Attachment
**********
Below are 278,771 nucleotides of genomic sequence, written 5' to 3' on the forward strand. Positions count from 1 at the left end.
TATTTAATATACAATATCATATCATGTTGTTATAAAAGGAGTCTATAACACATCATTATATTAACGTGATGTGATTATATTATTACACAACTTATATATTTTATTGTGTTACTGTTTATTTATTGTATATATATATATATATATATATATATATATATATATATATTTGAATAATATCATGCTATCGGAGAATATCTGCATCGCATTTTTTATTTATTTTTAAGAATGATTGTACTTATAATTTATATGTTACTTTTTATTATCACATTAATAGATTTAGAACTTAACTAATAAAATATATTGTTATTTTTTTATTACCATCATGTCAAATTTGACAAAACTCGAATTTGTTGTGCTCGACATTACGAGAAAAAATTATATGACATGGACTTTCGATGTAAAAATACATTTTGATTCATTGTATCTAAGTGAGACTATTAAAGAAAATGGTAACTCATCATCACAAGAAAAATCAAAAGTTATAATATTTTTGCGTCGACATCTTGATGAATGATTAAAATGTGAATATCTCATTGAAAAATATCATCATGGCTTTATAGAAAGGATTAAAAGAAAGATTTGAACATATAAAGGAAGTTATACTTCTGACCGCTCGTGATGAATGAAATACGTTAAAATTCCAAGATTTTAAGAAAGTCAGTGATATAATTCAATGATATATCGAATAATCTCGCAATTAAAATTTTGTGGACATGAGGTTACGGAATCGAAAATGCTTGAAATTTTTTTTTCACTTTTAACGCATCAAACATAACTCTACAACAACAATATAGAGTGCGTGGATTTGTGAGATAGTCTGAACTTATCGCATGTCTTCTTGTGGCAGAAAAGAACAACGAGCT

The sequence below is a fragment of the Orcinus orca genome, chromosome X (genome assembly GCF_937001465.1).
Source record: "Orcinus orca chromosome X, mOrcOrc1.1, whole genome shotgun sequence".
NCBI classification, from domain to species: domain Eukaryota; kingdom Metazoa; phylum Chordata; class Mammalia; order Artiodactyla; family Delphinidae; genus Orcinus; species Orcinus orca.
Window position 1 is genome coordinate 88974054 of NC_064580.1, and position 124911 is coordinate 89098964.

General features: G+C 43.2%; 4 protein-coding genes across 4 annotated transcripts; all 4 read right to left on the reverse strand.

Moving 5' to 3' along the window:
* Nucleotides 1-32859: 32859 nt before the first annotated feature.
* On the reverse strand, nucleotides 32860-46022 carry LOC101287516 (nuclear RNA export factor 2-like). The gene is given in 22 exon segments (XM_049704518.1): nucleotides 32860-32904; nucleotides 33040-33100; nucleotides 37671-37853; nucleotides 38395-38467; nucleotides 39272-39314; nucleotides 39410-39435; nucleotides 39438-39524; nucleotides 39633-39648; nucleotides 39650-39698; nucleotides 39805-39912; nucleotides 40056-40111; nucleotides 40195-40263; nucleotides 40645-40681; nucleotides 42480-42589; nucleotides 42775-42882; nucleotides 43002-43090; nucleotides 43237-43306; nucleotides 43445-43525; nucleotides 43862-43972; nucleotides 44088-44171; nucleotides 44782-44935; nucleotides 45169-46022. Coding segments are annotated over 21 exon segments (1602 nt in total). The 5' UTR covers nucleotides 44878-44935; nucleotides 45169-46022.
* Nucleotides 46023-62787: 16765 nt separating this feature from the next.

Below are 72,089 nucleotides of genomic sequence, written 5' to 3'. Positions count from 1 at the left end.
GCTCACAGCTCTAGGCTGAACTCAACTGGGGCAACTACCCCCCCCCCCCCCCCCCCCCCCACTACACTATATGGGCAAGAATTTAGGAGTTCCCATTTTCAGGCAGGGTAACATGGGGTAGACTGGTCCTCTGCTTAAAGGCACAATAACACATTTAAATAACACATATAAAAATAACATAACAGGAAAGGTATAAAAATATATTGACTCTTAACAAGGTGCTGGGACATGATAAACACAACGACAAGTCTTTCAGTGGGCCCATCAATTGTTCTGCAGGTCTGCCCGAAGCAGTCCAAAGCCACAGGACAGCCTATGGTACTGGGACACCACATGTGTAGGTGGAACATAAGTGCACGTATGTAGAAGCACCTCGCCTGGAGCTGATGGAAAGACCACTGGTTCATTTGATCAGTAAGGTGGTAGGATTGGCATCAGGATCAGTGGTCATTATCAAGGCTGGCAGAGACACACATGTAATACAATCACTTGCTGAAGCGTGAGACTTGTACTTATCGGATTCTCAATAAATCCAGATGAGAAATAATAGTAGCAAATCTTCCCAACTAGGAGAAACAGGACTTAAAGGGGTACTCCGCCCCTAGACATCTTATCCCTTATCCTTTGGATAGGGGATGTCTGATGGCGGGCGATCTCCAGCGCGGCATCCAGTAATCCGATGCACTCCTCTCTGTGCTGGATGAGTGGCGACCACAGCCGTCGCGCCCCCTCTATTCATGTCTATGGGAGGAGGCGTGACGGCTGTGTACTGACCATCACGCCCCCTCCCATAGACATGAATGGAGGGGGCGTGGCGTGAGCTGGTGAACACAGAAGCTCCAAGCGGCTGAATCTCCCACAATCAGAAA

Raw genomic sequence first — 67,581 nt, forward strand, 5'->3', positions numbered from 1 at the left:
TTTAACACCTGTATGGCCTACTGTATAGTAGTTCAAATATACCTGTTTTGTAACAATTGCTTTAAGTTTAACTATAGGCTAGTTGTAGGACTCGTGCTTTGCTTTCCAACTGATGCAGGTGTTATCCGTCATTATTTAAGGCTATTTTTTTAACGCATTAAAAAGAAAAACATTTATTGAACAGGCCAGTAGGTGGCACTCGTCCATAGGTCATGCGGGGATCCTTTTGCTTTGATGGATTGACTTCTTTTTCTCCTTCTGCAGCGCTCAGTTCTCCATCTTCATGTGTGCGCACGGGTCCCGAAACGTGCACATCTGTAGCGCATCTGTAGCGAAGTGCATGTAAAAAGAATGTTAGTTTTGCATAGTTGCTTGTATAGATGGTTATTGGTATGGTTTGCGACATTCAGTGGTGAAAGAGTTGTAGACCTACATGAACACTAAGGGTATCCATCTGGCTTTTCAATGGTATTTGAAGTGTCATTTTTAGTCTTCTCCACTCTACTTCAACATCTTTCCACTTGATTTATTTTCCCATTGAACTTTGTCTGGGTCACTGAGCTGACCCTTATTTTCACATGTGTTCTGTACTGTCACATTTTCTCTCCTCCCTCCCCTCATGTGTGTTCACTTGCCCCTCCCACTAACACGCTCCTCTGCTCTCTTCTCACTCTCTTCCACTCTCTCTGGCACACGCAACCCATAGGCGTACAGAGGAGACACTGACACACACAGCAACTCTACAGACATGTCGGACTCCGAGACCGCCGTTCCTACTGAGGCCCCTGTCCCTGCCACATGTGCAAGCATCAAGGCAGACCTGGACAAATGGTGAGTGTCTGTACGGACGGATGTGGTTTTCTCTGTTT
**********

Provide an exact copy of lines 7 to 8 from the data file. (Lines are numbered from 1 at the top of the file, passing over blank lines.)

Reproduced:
General features: G+C 43.2%; 4 protein-coding genes across 4 annotated transcripts; all 4 read right to left on the reverse strand.

Moving 5' to 3' along the window: